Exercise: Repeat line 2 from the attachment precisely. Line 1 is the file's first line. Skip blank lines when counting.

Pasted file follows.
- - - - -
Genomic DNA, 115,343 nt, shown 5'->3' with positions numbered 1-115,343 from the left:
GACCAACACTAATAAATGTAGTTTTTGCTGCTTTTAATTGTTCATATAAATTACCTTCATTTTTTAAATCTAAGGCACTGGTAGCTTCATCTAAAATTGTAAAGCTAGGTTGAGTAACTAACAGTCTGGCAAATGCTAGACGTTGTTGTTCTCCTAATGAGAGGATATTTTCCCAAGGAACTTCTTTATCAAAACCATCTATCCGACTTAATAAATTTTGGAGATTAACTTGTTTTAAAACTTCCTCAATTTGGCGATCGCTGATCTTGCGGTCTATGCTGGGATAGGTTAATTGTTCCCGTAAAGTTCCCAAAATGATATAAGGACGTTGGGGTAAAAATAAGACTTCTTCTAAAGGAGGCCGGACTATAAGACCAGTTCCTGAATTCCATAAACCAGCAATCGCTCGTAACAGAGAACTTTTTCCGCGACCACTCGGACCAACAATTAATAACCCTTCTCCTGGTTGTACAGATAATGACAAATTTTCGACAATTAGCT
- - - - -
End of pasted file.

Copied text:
GACCAACACTAATAAATGTAGTTTTTGCTGCTTTTAATTGTTCATATAAATTACCTTCATTTTTTAAATCTAAGGCACTGGTAGCTTCATCTAAAATTGTAAAGCTAGGTTGAGTAACTAACAGTCTGGCAAATGCTAGACGTTGTTGTTCTCCTAATGAGAGGATATTTTCCCAAGGAACTTCTTTATCAAAACCATCTATCCGACTTAATAAATTTTGGAGATTAACTTGTTTTAAAACTTCCTCAATTTGGCGATCGCTGATCTTGCGGTCTATGCTGGGATAGGTTAATTGTTCCCGTAAAGTTCCCAAAATGATATAAGGACGTTGGGGTAAAAATAAGACTTCTTCTAAAGGAGGCCGGACTATAAGACCAGTTCCTGAATTCCATAAACCAGCAATCGCTCGTAACAGAGAACTTTTTCCGCGACCACTCGGACCAACAATTAATAACCCTTCTCCTGGTTGTACAGATAATGACAAATTTTCGACAATTAGCT